Polls have opened across Mexico after a campaign marred by some of the worst political violence in the country for decades.
More than 130 candidates and political workers have been killed since campaigning began in September.
The presidential frontrunner is Andres Manuel Lopez Obrador, 64, the left-wing former mayor of Mexico City who has pledged to crack down on corruption.
He could oust the two parties that have governed Mexico for nearly a century.
This has been the most violent election campaign in Mexico in living memory. Now that voting day has arrived, however, many Mexicans see it as an opportunity to remove the government that has led the country to this point.
Millions of ordinary Mexicans are angry at President Enrique Peña Nieto and his administration, particularly over the sluggish economy and widespread corruption, crime and impunity.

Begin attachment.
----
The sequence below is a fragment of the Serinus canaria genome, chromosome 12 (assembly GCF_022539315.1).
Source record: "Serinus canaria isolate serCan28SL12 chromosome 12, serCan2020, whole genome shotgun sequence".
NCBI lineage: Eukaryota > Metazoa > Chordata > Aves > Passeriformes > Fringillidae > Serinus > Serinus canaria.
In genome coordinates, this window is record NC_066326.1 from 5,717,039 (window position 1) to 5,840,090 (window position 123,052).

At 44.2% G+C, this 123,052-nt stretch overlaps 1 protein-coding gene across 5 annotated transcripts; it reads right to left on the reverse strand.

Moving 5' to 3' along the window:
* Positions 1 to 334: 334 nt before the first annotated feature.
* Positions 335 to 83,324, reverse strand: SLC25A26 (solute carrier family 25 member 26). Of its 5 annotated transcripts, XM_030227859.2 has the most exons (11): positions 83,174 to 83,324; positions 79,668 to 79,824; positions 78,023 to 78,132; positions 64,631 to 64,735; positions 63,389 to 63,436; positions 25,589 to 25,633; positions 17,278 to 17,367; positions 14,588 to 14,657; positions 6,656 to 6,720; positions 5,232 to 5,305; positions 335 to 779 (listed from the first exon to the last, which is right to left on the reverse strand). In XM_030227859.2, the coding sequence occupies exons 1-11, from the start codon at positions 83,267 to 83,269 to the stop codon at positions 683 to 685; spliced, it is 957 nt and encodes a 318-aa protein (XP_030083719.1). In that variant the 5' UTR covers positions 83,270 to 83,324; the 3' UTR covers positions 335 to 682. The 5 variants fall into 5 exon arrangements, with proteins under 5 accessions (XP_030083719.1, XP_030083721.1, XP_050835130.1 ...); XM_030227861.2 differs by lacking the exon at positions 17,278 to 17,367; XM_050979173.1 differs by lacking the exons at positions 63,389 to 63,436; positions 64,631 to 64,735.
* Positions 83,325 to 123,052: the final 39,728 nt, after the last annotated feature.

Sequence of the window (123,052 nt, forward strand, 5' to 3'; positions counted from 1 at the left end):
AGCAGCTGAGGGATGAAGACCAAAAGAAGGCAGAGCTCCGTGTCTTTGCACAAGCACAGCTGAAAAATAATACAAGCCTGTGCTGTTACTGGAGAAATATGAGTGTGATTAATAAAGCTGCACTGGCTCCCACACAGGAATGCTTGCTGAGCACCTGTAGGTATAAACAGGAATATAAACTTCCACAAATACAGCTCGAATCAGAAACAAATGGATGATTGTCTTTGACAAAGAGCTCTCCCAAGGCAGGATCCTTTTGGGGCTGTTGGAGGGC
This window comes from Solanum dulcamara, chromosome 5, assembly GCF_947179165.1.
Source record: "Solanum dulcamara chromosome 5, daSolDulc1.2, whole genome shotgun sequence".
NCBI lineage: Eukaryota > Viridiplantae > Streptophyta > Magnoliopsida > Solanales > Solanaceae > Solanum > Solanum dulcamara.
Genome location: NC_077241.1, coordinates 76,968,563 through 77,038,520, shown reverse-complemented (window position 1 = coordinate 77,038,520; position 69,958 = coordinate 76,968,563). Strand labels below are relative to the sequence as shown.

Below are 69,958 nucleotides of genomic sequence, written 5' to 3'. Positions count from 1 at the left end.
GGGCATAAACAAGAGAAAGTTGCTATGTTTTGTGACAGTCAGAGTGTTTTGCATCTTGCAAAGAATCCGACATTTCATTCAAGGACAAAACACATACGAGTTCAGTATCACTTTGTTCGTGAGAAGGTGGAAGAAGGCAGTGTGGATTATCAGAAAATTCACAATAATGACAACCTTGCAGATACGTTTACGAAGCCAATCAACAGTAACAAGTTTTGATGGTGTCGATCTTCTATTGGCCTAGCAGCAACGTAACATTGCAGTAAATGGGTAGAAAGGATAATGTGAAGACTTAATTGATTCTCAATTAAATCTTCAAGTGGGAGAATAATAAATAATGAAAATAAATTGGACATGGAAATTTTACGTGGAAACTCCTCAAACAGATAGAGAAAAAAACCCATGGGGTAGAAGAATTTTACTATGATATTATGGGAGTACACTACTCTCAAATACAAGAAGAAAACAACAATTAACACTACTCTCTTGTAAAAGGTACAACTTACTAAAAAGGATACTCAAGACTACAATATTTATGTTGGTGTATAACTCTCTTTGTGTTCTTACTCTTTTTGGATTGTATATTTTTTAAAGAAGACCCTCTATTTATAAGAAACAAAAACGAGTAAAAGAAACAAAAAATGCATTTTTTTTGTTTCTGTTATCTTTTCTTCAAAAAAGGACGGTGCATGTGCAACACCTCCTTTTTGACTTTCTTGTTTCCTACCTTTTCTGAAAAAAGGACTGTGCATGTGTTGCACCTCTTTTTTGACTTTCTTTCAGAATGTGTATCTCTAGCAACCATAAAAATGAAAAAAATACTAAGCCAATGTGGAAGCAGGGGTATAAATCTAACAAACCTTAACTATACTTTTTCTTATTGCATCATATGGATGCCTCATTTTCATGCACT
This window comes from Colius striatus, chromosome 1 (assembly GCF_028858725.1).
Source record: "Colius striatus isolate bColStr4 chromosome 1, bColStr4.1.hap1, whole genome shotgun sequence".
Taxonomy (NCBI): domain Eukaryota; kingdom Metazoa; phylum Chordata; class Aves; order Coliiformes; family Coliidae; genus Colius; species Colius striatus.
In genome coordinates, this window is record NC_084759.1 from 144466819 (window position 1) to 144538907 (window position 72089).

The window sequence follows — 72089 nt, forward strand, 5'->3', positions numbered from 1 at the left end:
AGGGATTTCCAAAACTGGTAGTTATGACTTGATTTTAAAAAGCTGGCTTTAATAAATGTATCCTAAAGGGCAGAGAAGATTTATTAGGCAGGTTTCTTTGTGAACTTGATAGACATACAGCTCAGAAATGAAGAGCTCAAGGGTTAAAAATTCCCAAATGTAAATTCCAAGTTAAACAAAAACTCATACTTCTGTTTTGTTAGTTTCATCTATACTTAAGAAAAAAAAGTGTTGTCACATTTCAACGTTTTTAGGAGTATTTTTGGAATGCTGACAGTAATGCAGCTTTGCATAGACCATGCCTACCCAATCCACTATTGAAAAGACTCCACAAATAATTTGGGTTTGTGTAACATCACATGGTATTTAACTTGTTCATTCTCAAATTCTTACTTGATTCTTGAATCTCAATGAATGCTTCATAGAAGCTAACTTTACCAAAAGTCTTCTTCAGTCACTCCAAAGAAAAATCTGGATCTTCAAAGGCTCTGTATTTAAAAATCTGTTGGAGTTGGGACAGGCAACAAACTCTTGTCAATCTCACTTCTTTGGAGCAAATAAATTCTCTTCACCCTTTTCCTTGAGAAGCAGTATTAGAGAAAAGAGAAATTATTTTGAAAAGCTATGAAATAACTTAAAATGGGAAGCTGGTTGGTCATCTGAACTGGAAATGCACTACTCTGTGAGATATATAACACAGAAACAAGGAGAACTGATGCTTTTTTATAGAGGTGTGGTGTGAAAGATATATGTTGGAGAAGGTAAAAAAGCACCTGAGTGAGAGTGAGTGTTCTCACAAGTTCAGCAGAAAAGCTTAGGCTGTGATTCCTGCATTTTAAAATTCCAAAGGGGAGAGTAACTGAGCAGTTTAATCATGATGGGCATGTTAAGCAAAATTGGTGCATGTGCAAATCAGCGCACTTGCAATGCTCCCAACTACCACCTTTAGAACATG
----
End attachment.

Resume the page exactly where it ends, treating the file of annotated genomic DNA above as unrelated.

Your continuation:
The man widely expected to replace him, Andres Manuel Lopez Obrador who is often referred to just by his initials Amlo, was the runner-up in the last two presidential elections.
He has made tackling corruption the central plank of his election platform, promising to improve wages and pensions by stamping out rampant abuses by the state and the political and business elites.
His opponents, including the centre-right candidate, Ricardo Anaya, have tried to paint him as a populist and a dangerous maverick who cannot be trusted with the economy.
Most polls suggest, however, that a majority of voters have not listened to that message and are prepared to hand Lopez Obrador the presidency, third time around.